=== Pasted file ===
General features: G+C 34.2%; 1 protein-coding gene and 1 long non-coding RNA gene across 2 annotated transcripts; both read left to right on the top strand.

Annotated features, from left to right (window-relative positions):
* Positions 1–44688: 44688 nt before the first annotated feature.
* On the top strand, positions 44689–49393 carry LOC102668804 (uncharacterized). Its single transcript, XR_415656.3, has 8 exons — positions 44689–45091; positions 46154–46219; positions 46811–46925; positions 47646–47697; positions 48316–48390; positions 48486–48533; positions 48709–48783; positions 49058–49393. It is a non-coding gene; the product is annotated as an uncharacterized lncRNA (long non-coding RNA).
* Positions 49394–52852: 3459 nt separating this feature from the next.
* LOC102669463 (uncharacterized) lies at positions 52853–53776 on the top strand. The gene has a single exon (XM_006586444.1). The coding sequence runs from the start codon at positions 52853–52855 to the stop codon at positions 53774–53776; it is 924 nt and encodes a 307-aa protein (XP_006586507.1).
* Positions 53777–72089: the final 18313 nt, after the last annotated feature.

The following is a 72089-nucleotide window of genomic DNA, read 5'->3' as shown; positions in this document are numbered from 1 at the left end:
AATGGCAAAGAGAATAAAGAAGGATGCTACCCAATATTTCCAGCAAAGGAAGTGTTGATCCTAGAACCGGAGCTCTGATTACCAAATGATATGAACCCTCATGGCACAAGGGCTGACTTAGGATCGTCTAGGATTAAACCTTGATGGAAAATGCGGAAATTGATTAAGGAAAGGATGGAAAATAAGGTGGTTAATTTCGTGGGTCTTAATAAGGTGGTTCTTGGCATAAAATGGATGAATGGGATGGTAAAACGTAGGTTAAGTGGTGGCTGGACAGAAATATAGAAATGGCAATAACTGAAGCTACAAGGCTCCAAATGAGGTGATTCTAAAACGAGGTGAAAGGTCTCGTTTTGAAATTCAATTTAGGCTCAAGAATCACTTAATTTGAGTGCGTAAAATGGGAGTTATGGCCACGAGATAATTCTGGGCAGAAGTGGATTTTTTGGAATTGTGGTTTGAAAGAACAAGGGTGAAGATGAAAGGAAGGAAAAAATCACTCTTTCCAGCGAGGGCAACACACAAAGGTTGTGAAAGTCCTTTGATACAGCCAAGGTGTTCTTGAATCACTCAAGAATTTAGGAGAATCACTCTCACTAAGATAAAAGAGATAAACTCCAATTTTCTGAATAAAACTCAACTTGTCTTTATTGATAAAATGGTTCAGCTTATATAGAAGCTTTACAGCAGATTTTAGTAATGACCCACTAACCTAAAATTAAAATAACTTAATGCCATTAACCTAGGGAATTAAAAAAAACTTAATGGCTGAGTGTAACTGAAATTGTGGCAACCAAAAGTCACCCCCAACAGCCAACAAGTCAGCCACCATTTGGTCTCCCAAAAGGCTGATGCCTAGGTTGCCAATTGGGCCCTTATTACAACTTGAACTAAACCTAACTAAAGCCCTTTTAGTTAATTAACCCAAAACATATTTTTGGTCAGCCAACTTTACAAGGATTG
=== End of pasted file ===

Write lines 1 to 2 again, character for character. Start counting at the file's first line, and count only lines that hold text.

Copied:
General features: G+C 34.2%; 1 protein-coding gene and 1 long non-coding RNA gene across 2 annotated transcripts; both read left to right on the top strand.

Annotated features, from left to right (window-relative positions):